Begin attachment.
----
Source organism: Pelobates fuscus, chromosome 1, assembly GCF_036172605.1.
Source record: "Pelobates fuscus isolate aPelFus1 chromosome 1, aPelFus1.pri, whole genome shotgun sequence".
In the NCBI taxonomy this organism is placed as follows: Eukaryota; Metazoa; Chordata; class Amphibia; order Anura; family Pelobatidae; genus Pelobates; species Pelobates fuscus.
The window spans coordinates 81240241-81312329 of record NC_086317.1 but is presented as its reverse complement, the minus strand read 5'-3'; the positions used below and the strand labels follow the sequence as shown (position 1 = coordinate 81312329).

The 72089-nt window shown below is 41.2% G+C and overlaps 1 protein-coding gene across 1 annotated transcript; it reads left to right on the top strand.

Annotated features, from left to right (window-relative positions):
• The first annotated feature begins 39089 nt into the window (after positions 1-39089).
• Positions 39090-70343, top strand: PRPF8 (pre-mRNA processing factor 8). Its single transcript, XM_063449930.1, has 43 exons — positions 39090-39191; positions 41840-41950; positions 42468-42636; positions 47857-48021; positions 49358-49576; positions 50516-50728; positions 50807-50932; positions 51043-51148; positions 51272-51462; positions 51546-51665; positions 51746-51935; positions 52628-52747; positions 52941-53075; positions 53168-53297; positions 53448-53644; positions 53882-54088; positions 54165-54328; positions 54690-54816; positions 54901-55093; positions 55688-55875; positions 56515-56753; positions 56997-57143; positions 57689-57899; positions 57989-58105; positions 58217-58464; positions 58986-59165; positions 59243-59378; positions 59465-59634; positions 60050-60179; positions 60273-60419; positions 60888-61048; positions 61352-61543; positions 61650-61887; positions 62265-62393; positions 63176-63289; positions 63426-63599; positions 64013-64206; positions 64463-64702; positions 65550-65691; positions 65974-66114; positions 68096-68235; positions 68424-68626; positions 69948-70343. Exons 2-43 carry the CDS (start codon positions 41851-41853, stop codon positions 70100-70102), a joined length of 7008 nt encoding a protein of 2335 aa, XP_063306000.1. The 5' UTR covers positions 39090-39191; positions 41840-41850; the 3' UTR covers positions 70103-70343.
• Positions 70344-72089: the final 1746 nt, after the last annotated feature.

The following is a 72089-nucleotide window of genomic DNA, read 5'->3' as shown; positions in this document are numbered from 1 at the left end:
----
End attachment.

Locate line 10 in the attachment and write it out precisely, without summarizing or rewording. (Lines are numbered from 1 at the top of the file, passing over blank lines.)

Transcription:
The following is a 72089-nucleotide window of genomic DNA, read 5'->3' as shown; positions in this document are numbered from 1 at the left end: